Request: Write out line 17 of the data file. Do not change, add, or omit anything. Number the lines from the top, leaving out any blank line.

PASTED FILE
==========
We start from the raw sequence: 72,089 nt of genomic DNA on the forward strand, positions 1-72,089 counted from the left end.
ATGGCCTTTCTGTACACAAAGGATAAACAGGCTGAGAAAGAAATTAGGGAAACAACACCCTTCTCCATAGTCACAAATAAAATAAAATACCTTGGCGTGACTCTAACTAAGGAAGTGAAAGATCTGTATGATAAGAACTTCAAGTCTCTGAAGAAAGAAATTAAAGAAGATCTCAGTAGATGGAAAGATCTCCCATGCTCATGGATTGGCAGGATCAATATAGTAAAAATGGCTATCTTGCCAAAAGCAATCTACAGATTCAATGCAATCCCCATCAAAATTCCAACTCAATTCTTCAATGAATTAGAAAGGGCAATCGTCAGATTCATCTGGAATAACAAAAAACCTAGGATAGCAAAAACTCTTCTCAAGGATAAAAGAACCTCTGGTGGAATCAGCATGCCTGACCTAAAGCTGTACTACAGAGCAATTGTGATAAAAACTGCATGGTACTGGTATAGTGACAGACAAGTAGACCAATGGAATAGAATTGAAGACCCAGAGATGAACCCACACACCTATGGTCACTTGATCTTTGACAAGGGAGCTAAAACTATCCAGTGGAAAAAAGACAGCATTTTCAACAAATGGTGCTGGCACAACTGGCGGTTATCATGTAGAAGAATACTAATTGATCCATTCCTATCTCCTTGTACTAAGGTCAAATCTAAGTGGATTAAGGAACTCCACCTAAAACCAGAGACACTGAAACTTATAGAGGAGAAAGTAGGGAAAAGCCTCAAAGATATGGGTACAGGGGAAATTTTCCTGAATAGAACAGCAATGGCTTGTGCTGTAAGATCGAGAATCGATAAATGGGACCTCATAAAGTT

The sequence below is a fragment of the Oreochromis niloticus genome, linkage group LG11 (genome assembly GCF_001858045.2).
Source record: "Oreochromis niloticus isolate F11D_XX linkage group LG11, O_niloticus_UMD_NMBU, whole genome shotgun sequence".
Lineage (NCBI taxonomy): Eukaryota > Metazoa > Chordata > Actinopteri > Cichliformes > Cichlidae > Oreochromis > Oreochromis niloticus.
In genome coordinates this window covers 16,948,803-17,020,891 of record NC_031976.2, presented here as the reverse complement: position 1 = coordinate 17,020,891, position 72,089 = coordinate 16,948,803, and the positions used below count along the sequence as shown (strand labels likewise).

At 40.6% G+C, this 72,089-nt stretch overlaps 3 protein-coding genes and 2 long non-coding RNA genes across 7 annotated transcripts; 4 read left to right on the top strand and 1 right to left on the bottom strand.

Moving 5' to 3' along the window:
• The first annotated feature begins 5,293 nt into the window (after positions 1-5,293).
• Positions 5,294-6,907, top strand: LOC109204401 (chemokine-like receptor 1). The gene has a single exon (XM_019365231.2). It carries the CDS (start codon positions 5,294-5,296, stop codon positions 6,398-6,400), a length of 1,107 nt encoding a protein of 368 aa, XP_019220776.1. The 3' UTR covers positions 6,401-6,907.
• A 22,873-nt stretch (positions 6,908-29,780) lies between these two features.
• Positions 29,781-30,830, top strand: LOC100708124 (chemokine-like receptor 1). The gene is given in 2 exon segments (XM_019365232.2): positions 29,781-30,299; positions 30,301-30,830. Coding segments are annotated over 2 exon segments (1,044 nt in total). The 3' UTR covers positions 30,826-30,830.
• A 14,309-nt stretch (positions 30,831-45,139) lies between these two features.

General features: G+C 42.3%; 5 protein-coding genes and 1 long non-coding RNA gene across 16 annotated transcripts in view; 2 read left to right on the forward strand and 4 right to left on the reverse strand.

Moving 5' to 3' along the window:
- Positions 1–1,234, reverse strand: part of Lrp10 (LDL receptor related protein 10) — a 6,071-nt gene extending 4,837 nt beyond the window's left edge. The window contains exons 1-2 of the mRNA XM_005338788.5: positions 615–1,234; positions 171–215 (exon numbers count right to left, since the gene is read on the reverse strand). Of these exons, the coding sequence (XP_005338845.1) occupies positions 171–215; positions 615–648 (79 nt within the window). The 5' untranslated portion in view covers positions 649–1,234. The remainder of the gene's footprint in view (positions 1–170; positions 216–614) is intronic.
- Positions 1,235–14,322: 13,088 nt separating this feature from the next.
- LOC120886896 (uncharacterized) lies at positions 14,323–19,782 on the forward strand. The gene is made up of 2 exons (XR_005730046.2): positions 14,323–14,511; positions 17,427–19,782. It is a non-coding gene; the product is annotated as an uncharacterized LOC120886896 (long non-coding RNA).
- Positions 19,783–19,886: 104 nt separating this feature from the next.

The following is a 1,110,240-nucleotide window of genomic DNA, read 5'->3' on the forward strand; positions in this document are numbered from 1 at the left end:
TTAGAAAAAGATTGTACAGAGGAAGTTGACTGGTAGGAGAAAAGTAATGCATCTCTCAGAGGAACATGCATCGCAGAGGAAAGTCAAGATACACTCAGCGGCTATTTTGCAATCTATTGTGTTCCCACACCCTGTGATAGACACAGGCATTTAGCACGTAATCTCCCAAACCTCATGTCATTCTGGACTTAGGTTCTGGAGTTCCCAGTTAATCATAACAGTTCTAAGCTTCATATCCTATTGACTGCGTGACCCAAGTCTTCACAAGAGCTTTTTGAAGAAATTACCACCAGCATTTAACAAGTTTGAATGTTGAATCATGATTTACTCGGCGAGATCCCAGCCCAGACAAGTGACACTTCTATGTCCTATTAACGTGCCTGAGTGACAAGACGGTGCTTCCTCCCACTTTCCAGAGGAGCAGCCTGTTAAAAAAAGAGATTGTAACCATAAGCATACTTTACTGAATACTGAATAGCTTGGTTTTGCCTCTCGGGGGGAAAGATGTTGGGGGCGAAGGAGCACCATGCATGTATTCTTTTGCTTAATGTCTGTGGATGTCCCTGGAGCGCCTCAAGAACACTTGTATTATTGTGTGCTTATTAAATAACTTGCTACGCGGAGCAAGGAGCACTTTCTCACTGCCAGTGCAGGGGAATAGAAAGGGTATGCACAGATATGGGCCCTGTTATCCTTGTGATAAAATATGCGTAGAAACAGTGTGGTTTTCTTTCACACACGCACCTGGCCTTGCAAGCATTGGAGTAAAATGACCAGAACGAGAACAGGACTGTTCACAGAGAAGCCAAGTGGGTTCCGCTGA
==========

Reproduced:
- Positions 1,235–14,322: 13,088 nt separating this feature from the next.